RentWay's targeted mailings seem to be reaching the right folks. Last fall, the company sent an offer to several hundred thousand prospects in the Northeast to gauge interest in a new program called Lifetime Reinstatement. The policy allows customers to return items anytime, and then re-rent them without losing their investment. Response exceeded 5 percent - and convinced execs to roll out the program nationwide last spring. The company isn't just focusing on direct marketing, however. Advertising expenditures, primarily on spot TV, totaled $5.8 million in 1998, more than three times the amount spent in 1997, according to Competitive Media Reporting in New York.
Not every campaign plays out as planned. Benedict at Aaron's Rental Purchase recalls what happened last fall when the company tested a 30-minute infomercial in Houston and San Antonio. Call centers handled incoming requests generated from the commercial, and passed on leads to stores closest to the consumer. "The phones were ringing off the hook, but they weren't converting into sales," Benedict says. Turns out, the local stores were ignoring the leads. "We spent $250,000 on the infomercial and then basically canned it," he says.
The experience hasn't derailed the company's marketing push. Through direct mail marketer ADVO, it delivers flyers to 8.5 million households each month. Mailings are targeted according to ADVO's market profiles, but Benedict admits that it's difficult to measure effectiveness. "The flyers are meant to create brand awareness, not to blow the store doors down," he says. The company also buys regional spot TV in about 25 markets, mainly during daytime shows such as "Judge Judy." In all, it spends roughly $5.9 million a year on advertising and marketing.
Besides the rent-to-purchase chains, there's also a growing niche of businesses that focus on upper-crust customers who need furnishings for a short time and have no plans to purchase them. Exact figures are difficult to come by, but experts value the "rent-to-rent" market at about $700 million to $1 billion. Corporate clients are a big chunk of the business, as more and more companies relocate employees and help them resettle. In a recent survey of corporations by the Employee Relocation Council in Washington, 46 percent said they expected the number of transfers at their organization to increase this year.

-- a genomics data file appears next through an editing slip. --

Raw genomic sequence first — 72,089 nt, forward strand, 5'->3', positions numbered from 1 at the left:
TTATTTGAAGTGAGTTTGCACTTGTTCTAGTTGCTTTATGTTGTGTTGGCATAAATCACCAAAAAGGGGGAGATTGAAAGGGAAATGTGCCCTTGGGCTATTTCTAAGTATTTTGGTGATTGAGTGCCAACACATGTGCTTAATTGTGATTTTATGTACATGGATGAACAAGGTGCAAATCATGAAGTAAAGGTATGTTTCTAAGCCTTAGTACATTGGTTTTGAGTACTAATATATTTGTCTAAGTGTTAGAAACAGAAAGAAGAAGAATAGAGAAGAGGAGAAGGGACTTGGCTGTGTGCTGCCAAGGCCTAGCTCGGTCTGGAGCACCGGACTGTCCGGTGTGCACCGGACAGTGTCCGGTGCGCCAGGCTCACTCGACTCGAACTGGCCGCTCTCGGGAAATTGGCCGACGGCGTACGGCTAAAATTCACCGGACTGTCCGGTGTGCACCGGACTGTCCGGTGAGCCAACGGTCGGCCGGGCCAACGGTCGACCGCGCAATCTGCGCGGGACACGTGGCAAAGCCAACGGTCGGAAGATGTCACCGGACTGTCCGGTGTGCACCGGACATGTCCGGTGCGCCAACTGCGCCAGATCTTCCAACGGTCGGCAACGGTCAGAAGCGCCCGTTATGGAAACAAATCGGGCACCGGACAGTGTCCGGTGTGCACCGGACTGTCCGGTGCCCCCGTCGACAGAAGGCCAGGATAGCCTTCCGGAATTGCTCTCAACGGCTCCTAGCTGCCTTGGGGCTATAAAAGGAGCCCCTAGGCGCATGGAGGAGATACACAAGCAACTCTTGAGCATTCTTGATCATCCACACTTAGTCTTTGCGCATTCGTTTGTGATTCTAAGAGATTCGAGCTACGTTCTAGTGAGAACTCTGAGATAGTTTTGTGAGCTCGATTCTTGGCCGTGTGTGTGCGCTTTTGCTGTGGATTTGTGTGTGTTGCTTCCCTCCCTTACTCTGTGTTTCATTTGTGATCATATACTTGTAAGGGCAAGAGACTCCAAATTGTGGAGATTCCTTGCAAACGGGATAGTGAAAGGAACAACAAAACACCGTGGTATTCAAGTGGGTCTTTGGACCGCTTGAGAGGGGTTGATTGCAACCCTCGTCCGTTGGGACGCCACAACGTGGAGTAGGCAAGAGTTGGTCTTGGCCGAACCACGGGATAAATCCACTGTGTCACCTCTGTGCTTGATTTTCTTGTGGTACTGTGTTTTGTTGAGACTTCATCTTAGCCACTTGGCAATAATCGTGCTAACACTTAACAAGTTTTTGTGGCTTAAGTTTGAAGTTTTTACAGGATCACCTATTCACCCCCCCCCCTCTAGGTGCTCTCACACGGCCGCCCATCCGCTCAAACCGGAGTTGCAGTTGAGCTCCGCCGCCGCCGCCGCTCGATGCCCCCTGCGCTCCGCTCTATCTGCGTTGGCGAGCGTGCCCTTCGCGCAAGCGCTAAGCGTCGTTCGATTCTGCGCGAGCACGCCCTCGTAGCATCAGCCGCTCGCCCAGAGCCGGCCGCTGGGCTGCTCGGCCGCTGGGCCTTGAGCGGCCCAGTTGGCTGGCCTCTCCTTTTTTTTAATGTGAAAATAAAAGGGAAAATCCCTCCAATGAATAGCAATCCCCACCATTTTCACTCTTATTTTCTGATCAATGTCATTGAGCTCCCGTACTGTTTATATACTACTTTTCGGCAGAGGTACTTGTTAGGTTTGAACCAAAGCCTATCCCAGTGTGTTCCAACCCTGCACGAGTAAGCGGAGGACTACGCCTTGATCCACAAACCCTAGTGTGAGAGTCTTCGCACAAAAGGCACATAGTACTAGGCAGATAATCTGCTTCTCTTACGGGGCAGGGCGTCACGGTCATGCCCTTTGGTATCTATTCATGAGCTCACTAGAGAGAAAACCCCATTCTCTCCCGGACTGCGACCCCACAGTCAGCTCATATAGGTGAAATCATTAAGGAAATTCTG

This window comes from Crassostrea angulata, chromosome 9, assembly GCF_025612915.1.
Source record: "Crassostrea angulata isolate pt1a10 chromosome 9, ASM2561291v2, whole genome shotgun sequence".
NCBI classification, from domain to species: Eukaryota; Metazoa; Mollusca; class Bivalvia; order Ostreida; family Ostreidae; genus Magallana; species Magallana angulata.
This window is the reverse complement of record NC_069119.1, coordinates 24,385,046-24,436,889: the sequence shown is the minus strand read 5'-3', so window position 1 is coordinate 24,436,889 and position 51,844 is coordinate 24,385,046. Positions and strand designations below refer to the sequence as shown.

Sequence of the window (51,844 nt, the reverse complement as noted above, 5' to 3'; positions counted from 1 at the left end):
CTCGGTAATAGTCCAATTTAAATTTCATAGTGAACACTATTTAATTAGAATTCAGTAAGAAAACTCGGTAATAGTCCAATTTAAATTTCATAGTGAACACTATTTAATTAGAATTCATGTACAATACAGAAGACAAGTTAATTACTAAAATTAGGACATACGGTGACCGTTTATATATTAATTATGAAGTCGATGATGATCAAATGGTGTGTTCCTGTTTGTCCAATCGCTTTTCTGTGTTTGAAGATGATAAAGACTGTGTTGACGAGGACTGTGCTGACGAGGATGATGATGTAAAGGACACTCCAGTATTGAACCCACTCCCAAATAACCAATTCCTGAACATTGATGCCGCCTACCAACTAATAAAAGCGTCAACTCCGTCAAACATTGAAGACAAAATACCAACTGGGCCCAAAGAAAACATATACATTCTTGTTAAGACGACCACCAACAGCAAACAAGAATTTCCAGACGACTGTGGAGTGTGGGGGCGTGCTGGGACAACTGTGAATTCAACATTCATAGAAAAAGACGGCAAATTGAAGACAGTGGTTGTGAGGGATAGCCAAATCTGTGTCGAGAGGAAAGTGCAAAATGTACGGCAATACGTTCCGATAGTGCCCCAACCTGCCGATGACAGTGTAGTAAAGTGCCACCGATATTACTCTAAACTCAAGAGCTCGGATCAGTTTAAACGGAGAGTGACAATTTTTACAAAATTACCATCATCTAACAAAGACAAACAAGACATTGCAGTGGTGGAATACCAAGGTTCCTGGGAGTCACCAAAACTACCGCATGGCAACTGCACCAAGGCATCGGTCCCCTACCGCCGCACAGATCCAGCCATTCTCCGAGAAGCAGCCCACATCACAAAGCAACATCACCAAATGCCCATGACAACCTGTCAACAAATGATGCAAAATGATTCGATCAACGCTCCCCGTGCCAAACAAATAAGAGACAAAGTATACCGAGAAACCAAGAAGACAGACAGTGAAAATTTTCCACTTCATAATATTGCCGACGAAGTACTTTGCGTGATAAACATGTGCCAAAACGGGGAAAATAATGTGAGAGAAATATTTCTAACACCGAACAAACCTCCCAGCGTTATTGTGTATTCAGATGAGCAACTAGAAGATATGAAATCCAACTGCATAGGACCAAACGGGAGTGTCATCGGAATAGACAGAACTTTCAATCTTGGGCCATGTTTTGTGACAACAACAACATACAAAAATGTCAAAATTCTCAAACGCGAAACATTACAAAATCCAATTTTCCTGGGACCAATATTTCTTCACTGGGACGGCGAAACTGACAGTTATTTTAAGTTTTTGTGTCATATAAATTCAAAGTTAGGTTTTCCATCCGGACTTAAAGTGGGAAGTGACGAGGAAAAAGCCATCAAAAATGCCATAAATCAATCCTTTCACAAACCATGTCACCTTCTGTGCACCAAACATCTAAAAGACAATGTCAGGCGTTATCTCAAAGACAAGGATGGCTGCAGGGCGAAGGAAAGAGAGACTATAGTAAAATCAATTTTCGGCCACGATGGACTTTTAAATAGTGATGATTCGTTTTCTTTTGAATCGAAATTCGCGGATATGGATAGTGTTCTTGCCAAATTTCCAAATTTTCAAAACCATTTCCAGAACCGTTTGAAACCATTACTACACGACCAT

Outsourcing has also boosted demand, says Jim Page, president of the International Furniture Rental Association. More companies are opting to house consultants who are working on short-term projects in furnished apartments rather than at hotels. "Our customers want the complete set, from the overstuffed leather sofa to the coffee pot," says Christa Landgraf, vice president of sales at Brook Furniture Rental, a rent-to-rent company in Chicago. At Brook, furnishings for a one-bedroom apartment cost from $250 to $400 a month.
Their annual household incomes may widely differ, but rent-to-rent and rental-purchase customers have one thing in common: They both want the best, no matter what the cost. Big-screen televisions lease for a steep $100 a month at Aaron's, and the company can't keep enough in stock. The high-end item accounts for 28 percent of the chain's business. "People always want to upgrade," says Bhatia at Southwest Securities. "If someone can afford a 20-inch TV, they want the 54-inch."
The rental industry hopes he's right.